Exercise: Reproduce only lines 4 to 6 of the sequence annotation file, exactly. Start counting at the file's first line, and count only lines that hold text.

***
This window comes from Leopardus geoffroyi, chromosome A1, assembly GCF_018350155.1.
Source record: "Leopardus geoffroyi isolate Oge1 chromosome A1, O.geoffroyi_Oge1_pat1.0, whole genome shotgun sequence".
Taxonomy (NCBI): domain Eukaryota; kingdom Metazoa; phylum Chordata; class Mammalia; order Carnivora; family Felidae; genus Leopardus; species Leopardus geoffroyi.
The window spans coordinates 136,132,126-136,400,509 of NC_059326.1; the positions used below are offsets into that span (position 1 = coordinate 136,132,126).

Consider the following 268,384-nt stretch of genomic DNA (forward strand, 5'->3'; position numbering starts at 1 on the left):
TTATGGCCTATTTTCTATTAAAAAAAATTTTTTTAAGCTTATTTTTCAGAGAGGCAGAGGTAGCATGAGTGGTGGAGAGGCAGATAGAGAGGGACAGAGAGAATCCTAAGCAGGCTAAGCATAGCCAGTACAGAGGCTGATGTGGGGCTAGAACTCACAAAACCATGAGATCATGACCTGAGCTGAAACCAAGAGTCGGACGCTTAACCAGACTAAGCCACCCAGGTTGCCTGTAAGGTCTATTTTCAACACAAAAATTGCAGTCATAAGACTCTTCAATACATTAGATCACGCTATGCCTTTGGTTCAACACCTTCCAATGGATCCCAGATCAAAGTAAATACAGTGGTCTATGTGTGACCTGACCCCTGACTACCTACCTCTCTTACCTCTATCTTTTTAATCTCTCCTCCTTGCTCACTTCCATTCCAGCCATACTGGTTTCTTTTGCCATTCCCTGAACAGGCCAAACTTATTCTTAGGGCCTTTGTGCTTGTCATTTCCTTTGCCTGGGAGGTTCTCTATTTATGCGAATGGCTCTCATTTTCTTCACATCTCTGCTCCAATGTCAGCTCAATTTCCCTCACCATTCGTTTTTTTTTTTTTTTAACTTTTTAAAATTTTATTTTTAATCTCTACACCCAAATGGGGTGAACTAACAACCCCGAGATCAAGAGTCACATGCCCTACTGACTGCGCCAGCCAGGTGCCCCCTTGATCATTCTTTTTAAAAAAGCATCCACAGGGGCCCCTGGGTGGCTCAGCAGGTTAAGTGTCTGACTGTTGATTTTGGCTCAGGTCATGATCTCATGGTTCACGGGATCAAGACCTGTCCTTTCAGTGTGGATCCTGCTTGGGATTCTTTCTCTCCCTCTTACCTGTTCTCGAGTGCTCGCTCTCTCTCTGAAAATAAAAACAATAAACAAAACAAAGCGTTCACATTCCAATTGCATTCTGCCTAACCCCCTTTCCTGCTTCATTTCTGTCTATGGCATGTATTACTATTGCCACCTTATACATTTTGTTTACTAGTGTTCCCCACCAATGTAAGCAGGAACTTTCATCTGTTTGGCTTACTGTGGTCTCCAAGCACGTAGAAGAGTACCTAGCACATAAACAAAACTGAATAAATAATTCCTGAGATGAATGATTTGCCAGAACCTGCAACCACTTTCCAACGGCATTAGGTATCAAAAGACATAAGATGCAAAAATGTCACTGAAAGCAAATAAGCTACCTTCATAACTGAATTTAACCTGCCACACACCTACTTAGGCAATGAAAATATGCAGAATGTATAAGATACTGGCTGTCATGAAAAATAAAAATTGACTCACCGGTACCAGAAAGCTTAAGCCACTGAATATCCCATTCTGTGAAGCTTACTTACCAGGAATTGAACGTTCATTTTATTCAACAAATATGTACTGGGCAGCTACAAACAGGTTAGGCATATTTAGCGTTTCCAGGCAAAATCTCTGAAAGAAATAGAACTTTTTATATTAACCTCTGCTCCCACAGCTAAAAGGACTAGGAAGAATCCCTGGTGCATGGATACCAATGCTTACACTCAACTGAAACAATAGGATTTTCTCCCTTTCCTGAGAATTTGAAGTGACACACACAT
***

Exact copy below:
The window spans coordinates 136,132,126-136,400,509 of NC_059326.1; the positions used below are offsets into that span (position 1 = coordinate 136,132,126).

Consider the following 268,384-nt stretch of genomic DNA (forward strand, 5'->3'; position numbering starts at 1 on the left):
TTATGGCCTATTTTCTATTAAAAAAAATTTTTTTAAGCTTATTTTTCAGAGAGGCAGAGGTAGCATGAGTGGTGGAGAGGCAGATAGAGAGGGACAGAGAGAATCCTAAGCAGGCTAAGCATAGCCAGTACAGAGGCTGATGTGGGGCTAGAACTCACAAAACCATGAGATCATGACCTGAGCTGAAACCAAGAGTCGGACGCTTAACCAGACTAAGCCACCCAGGTTGCCTGTAAGGTCTATTTTCAACACAAAAATTGCAGTCATAAGACTCTTCAATACATTAGATCACGCTATGCCTTTGGTTCAACACCTTCCAATGGATCCCAGATCAAAGTAAATACAGTGGTCTATGTGTGACCTGACCCCTGACTACCTACCTCTCTTACCTCTATCTTTTTAATCTCTCCTCCTTGCTCACTTCCATTCCAGCCATACTGGTTTCTTTTGCCATTCCCTGAACAGGCCAAACTTATTCTTAGGGCCTTTGTGCTTGTCATTTCCTTTGCCTGGGAGGTTCTCTATTTATGCGAATGGCTCTCATTTTCTTCACATCTCTGCTCCAATGTCAGCTCAATTTCCCTCACCATTCGTTTTTTTTTTTTTTTAACTTTTTAAAATTTTATTTTTAATCTCTACACCCAAATGGGGTGAACTAACAACCCCGAGATCAAGAGTCACATGCCCTACTGACTGCGCCAGCCAGGTGCCCCCTTGATCATTCTTTTTAAAAAAGCATCCACAGGGGCCCCTGGGTGGCTCAGCAGGTTAAGTGTCTGACTGTTGATTTTGGCTCAGGTCATGATCTCATGGTTCACGGGATCAAGACCTGTCCTTTCAGTGTGGATCCTGCTTGGGATTCTTTCTCTCCCTCTTACCTGTTCTCGAGTGCTCGCTCTCTCTCTGAAAATAAAAACAATAAACAAAACAAAGCGTTCACATTCCAATTGCATTCTGCCTAACCCCCTTTCCTGCTTCATTTCTGTCTATGGCATGTATTACTATTGCCACCTTATACATTTTGTTTACTAGTGTTCCCCACCAATGTAAGCAGGAACTTTCATCTGTTTGGCTTACTGTGGTCTCCAAGCACGTAGAAGAGTACCTAGCACATAAACAAAACTGAATAAATAATTCCTGAGATGAATGATTTGCCAGAACCTGCAACCACTTTCCAACGGCATTAGGTATCAAAAGACATAAGATGCAAAAATGTCACTGAAAGCAAATAAGCTACCTTCATAACTGAATTTAACCTGCCACACACCTACTTAGGCAATGAAAATATGCAGAATGTATAAGATACTGGCTGTCATGAAAAATAAAAATTGACTCACCGGTACCAGAAAGCTTAAGCCACTGAATATCCCATTCTGTGAAGCTTACTTACCAGGAATTGAACGTTCATTTTATTCAACAAATATGTACTGGGCAGCTACAAACAGGTTAGGCATATTTAGCGTTTCCAGGCAAAATCTCTGAAAGAAATAGAACTTTTTATATTAACCTCTGCTCCCACAGCTAAAAGGACTAGGAAGAATCCCTGGTGCATGGATACCAATGCTTACACTCAACTGAAACAATAGGATTTTCTCCCTTTCCTGAGAATTTGAAGTGACACACACAT